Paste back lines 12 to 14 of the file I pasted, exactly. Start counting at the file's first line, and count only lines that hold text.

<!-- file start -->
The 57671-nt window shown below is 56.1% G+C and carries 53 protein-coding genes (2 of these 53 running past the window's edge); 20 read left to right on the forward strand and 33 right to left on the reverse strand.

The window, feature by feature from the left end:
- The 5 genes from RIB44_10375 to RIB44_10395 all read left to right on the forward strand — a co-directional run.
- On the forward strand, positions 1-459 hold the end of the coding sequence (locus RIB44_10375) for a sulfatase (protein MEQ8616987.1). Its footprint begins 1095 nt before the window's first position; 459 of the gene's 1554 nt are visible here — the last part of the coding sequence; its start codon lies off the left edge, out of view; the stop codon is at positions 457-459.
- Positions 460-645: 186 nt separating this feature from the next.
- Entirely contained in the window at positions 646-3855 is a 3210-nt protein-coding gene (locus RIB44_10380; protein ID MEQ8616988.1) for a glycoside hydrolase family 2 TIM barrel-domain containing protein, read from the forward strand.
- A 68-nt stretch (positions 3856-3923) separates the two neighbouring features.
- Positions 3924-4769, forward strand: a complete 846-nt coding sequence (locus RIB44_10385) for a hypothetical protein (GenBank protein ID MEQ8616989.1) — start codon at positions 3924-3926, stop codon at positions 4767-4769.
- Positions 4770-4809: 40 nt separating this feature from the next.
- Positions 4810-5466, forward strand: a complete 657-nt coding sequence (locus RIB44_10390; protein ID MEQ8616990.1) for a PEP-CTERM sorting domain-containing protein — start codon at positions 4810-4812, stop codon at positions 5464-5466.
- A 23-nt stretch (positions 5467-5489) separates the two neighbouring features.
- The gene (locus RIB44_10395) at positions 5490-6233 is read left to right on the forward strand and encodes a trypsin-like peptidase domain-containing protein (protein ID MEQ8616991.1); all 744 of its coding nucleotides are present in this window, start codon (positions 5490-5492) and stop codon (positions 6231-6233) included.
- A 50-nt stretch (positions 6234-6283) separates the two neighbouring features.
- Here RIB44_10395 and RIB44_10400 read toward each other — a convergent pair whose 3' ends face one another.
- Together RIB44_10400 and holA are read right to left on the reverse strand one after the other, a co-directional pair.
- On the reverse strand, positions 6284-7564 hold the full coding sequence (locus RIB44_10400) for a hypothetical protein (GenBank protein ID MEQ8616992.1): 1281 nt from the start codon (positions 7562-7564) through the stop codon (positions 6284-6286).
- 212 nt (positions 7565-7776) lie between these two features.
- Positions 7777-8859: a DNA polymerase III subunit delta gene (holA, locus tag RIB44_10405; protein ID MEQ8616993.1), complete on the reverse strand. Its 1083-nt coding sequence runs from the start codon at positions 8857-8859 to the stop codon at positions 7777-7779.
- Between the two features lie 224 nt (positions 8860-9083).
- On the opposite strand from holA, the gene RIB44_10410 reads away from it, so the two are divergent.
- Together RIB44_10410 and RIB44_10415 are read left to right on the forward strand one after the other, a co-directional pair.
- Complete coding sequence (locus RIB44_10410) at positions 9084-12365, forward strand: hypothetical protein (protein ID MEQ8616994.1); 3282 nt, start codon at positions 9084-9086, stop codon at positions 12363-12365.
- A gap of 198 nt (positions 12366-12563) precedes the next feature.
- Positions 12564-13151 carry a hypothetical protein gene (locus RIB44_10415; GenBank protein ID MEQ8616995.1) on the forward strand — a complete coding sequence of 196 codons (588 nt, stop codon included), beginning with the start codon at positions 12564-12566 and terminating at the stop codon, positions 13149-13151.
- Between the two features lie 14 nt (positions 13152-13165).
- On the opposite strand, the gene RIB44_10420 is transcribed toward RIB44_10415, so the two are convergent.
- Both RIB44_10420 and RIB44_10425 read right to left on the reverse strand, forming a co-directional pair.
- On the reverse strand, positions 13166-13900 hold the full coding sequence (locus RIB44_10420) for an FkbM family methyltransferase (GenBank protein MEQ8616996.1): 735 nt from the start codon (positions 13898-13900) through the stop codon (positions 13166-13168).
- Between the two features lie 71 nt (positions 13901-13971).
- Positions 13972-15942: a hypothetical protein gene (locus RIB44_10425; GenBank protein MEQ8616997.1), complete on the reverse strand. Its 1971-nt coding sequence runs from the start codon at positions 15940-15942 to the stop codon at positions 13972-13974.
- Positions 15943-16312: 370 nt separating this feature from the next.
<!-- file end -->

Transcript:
- The gene (locus RIB44_10395) at positions 5490-6233 is read left to right on the forward strand and encodes a trypsin-like peptidase domain-containing protein (protein ID MEQ8616991.1); all 744 of its coding nucleotides are present in this window, start codon (positions 5490-5492) and stop codon (positions 6231-6233) included.
- A 50-nt stretch (positions 6234-6283) separates the two neighbouring features.
- Here RIB44_10395 and RIB44_10400 read toward each other — a convergent pair whose 3' ends face one another.